I h'.. I' IK- . I I
Hertford, Perquimans County, North Caroliiiat.Fridayy September 22, 1950.-"
5 Cents Per Copy
Plans Fcr School Pro
V gram Going Forward
. In Face Of Action
. ; vlfeK".; K l'". & ft.-.. y.
Attorneys John Hall of Elizabeth
City, Chas. E. Johnson of. Hertford,
, - and possibly William B Umstead, of
-, . Durham, mil handle the defense in
Suit entered in Federal Court by some
25 Negro residents of the county who
. .. are seeking an Injunction to stop con-
struction of the Winfall Negro school,
' ' :., it was announced here Saturday, f Al
t' lowing a meeting of the Board of Edu-
i' Members of the local Board of Edu
cation met in special session last Sat
, ; iirday at which time the complaint
was reviewed and action was taken
Q for the defense to be presented' at the
- .'.: court hearing.
y . 11 According to -the summons, the
i-y-y Board of Education must answer the
complaint by Octobers, after which
Federal Judge Don S. Gilliam will set
a 'date for the hearing, which will be
conducted at . Elizabeth City.
The Board of 'Education secured
Attorney John Hall to act as chief
counsel for the Board and authorized
him to secure any. and all assistance
he deemed necessary to defend the. ac-
tion brought against the Board.
Meanwhile,' i the members of the
. Board of Education are going forward
' with its program' of consolidation of
all county schools,, and . reported that
petitions requesting a" special election
on the question of issuing 1175,000 in
school bonds, for the completion of
this program are now in circulation
and have been signed by almost
enough voters for the calling of the
The Issuance of these bonds, if ap
proved by the: Voters, will - provide
; funds for tie Board to carry out its
over-all program adopted yfa J'jyir
whereby tne;won scnooi for K"oes
VJtt be compkfe4 ;a-H'va ;clasx .mt
and a Ittfgtf ,!$ iU-iig, ltd;
the Hertford Colored. School smd a
lunchroom will oe constructed at the
United Nations forces in Korea, ac
"cording to reports this week, are
losinsr the laws of a ' sriant nincer
1 movement aimed at slashing the de-
, tense ol uommunist troops. - u. a.
Marines have crossed the Han River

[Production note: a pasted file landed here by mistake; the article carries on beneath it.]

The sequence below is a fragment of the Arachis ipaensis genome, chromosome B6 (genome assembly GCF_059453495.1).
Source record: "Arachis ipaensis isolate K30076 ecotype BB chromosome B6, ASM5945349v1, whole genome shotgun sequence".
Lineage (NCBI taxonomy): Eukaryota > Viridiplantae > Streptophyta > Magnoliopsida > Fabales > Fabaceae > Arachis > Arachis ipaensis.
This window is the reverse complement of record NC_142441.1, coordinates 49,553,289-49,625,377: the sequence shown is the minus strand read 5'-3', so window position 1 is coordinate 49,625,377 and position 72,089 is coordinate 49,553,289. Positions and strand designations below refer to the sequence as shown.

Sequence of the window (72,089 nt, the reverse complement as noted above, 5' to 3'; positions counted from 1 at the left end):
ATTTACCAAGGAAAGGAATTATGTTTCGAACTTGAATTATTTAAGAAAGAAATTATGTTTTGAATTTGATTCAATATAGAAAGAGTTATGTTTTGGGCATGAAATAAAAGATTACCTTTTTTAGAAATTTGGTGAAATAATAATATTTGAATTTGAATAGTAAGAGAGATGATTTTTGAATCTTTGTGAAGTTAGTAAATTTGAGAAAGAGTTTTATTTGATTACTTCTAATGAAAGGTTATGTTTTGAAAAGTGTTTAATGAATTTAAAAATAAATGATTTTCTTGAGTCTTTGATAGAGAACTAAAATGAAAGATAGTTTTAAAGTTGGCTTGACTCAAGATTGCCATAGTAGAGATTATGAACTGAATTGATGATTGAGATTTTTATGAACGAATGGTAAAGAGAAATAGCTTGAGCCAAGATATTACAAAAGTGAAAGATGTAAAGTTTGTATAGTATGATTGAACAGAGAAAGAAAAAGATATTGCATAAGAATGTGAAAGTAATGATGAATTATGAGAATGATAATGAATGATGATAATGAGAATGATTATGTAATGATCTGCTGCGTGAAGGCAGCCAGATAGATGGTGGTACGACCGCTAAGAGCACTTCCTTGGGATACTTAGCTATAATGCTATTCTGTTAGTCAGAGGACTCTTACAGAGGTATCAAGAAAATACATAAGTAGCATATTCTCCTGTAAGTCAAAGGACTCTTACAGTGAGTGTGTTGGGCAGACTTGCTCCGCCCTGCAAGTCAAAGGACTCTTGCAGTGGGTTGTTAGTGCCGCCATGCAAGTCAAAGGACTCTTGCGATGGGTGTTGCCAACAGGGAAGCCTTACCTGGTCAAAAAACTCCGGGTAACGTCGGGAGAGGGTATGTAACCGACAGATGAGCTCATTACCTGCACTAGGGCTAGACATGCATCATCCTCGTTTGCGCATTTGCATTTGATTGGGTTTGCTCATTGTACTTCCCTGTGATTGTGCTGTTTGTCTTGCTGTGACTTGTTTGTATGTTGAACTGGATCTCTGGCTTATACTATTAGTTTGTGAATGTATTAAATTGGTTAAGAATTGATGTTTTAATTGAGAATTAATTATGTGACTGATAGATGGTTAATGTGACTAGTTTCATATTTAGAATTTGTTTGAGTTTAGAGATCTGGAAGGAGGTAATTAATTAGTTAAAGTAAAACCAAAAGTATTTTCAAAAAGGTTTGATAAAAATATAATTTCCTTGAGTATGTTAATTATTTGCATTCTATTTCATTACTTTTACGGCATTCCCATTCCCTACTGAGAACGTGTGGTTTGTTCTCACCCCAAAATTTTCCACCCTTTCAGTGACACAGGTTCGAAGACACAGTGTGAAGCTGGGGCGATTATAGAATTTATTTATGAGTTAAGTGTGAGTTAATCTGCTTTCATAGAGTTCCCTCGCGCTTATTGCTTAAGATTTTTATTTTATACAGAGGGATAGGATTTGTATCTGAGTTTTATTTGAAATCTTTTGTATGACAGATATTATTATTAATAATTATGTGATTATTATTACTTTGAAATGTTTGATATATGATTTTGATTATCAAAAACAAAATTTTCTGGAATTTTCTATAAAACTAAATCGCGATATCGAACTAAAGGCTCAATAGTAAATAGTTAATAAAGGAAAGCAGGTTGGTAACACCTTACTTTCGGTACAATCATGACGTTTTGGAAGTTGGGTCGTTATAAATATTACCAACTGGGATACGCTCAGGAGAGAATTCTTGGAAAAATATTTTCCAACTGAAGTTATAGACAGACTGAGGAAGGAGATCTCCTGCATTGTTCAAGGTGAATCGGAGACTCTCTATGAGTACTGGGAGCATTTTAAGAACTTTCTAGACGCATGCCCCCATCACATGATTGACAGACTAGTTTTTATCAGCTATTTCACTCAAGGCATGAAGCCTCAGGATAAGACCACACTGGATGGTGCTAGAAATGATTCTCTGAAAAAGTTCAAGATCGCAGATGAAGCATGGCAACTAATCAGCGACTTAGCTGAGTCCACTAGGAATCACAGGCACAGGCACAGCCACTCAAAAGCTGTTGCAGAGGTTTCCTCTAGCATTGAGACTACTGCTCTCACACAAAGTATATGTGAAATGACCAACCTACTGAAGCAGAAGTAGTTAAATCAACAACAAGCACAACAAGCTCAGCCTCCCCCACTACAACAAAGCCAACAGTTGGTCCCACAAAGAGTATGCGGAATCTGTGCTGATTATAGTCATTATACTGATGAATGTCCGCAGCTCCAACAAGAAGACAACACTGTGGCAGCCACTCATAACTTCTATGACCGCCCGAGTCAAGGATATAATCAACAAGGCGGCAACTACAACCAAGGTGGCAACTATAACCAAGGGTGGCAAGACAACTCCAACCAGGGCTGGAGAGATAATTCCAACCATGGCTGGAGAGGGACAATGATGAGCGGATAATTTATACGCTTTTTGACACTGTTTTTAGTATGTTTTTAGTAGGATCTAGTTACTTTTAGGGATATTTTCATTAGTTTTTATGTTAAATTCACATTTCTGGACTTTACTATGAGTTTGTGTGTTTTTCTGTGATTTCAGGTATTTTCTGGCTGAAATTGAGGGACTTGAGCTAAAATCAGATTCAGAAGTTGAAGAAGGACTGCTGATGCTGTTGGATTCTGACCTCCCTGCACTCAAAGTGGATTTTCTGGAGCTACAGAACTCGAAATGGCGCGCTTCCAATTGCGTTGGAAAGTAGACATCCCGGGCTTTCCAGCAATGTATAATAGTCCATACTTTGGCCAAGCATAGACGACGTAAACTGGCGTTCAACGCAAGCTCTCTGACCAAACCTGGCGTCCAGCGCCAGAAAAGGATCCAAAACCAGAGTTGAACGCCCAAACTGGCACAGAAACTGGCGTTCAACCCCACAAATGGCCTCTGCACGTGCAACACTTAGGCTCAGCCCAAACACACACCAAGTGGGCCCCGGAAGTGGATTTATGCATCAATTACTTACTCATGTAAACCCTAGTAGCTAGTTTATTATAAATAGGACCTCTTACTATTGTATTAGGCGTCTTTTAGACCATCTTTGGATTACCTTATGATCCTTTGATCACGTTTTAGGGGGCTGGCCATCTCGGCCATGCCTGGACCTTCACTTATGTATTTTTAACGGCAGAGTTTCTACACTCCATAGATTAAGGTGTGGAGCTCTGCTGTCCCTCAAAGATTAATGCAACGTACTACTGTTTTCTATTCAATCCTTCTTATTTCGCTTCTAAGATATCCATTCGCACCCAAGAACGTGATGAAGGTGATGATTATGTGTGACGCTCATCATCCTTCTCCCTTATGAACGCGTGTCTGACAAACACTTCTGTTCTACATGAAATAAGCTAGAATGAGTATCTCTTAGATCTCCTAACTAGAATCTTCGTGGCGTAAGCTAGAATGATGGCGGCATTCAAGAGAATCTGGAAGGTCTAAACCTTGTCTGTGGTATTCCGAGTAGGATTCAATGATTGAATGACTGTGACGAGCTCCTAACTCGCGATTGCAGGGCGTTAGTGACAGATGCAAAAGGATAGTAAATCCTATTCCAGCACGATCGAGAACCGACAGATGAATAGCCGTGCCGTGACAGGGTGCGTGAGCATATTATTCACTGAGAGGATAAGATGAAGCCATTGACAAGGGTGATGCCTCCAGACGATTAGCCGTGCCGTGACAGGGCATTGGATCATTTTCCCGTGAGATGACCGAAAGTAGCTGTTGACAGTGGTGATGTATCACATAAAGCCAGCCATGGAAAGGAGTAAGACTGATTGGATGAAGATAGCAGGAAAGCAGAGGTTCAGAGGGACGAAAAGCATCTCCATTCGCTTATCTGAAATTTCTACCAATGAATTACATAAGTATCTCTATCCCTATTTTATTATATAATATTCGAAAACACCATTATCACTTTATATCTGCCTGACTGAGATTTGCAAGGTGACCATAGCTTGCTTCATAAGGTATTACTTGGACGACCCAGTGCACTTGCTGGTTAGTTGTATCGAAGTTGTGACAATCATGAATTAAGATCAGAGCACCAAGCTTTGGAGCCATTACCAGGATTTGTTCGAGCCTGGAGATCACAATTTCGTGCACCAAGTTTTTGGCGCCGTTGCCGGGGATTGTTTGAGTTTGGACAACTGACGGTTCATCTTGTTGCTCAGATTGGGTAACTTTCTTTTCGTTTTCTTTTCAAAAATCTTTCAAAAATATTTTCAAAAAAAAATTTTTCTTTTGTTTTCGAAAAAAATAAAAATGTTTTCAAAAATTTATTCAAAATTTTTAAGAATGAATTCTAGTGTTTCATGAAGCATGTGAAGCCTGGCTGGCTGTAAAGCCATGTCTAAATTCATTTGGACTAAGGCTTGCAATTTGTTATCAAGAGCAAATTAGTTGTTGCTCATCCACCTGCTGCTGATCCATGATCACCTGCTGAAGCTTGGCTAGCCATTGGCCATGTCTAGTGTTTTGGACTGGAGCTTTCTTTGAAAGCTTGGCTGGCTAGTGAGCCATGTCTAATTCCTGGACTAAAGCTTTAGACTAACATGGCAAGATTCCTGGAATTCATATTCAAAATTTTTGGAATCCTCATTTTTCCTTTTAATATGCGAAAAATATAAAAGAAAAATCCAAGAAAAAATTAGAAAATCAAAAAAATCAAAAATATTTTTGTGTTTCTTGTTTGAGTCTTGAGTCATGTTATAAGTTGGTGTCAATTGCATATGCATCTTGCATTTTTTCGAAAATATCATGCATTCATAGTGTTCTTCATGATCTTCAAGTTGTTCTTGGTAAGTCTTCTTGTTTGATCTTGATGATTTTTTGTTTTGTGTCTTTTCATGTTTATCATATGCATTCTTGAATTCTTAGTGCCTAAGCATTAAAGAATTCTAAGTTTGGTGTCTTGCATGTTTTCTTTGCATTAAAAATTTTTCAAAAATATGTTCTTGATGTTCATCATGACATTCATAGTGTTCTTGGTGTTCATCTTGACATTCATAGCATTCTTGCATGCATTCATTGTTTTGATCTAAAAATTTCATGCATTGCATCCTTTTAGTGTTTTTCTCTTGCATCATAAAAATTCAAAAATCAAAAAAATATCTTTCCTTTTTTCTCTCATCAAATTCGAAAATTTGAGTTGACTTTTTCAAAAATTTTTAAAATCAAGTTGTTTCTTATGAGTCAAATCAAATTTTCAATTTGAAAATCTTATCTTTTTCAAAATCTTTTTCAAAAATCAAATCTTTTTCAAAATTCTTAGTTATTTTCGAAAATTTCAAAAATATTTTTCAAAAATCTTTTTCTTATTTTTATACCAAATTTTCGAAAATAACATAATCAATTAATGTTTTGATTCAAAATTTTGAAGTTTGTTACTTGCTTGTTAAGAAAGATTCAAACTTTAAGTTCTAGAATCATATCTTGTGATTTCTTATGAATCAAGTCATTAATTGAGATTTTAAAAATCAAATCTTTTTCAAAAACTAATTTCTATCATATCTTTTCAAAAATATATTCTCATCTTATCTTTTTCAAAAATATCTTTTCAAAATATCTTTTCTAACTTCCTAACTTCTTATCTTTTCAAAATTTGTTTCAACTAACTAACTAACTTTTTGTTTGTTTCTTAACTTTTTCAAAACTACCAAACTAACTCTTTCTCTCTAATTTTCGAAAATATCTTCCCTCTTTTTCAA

; Ihefnra Seour and are : advancing on
the capital at a rapid pace, faced by
. i ... . v . .
, some stubborn resistance, in me
Sdutheast corner near the old beach-
"hAftH TBI trnom ham advanced some
' 12 miles to Kasan, and have trapped
many Bed troops attempting to witn
- draw to Seoul to aid the Communist
defense in the northern section. Op-
-timistic reports continue to come out
of Korea as it appears tne uw troops
now have the situation well in hand.
' The Big Three foreign ministers,
meetinir in New York, have come to a
definite aaraement on Gennany. "A
mnnrt Wednesday stated the U. S
n-:4.nin onil fiVniuui hnua warned Una-
til to keen hands on weriin ana
Western Germany,; , and i propose a
peace treaty with Germany and the
.n;oHnTt a a i.iHHunian i-ierman
volice force, equipped and trained. to
take care of riots ana. immai ub-
turbances. t - " v;
Britain's Labor government - won
another vote of confidence this, week
, PorKamnnt voted 206 tO 800, UP?
holding the La6r movement caning
fot the government w taw oyer uw
steel Industry. The test came about
by a challenge' issued by? Winston
' Churchill, conservative party leader,
. who denounced the plart to place the
steel industry under state controu
. rk TTntit TJatinnl RaeUritv COUS'
, AMV V " " T
' cil, meeting this week to New York,
, voted down a Russian sponsoreu pian
v for seating representatives of Red
China in the Council. Instead, :: the
Council moved to appoint a commit
tee to study the ; entire question of
the Chinese pre' " m e-1, report f ir
1 ) the assembly its recommeniationa.